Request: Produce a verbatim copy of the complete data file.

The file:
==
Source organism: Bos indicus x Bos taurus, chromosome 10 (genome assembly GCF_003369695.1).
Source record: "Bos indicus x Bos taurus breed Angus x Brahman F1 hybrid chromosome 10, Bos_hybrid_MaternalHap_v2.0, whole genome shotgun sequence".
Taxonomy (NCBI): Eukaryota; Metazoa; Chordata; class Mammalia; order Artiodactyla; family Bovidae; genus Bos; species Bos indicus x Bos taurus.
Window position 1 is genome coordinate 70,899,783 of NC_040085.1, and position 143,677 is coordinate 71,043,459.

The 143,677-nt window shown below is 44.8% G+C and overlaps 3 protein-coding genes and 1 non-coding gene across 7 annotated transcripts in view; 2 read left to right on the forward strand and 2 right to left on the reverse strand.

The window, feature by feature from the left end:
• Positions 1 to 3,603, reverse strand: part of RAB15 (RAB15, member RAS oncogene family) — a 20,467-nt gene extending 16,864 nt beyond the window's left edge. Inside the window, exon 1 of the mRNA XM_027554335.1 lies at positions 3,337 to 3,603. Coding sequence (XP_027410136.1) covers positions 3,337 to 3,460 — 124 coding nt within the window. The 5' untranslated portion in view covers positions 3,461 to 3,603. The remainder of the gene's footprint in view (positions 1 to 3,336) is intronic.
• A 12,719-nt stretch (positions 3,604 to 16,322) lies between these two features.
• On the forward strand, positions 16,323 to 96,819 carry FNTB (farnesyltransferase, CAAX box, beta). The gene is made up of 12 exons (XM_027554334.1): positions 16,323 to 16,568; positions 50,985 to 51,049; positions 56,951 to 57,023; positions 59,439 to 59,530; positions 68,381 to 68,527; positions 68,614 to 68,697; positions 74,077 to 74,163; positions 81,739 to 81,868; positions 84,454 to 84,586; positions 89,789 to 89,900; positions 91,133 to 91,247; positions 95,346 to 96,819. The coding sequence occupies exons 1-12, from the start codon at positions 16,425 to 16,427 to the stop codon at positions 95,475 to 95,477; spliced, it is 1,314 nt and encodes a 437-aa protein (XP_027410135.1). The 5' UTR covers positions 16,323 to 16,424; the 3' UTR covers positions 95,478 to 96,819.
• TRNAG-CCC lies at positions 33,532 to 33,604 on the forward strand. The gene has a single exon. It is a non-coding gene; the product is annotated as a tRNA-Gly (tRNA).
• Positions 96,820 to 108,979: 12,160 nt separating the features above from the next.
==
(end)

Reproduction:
Source organism: Bos indicus x Bos taurus, chromosome 10 (genome assembly GCF_003369695.1).
Source record: "Bos indicus x Bos taurus breed Angus x Brahman F1 hybrid chromosome 10, Bos_hybrid_MaternalHap_v2.0, whole genome shotgun sequence".
Taxonomy (NCBI): Eukaryota; Metazoa; Chordata; class Mammalia; order Artiodactyla; family Bovidae; genus Bos; species Bos indicus x Bos taurus.
Window position 1 is genome coordinate 70,899,783 of NC_040085.1, and position 143,677 is coordinate 71,043,459.

The 143,677-nt window shown below is 44.8% G+C and overlaps 3 protein-coding genes and 1 non-coding gene across 7 annotated transcripts in view; 2 read left to right on the forward strand and 2 right to left on the reverse strand.

The window, feature by feature from the left end:
• Positions 1 to 3,603, reverse strand: part of RAB15 (RAB15, member RAS oncogene family) — a 20,467-nt gene extending 16,864 nt beyond the window's left edge. Inside the window, exon 1 of the mRNA XM_027554335.1 lies at positions 3,337 to 3,603. Coding sequence (XP_027410136.1) covers positions 3,337 to 3,460 — 124 coding nt within the window. The 5' untranslated portion in view covers positions 3,461 to 3,603. The remainder of the gene's footprint in view (positions 1 to 3,336) is intronic.
• A 12,719-nt stretch (positions 3,604 to 16,322) lies between these two features.
• On the forward strand, positions 16,323 to 96,819 carry FNTB (farnesyltransferase, CAAX box, beta). The gene is made up of 12 exons (XM_027554334.1): positions 16,323 to 16,568; positions 50,985 to 51,049; positions 56,951 to 57,023; positions 59,439 to 59,530; positions 68,381 to 68,527; positions 68,614 to 68,697; positions 74,077 to 74,163; positions 81,739 to 81,868; positions 84,454 to 84,586; positions 89,789 to 89,900; positions 91,133 to 91,247; positions 95,346 to 96,819. The coding sequence occupies exons 1-12, from the start codon at positions 16,425 to 16,427 to the stop codon at positions 95,475 to 95,477; spliced, it is 1,314 nt and encodes a 437-aa protein (XP_027410135.1). The 5' UTR covers positions 16,323 to 16,424; the 3' UTR covers positions 95,478 to 96,819.
• TRNAG-CCC lies at positions 33,532 to 33,604 on the forward strand. The gene has a single exon. It is a non-coding gene; the product is annotated as a tRNA-Gly (tRNA).
• Positions 96,820 to 108,979: 12,160 nt separating the features above from the next.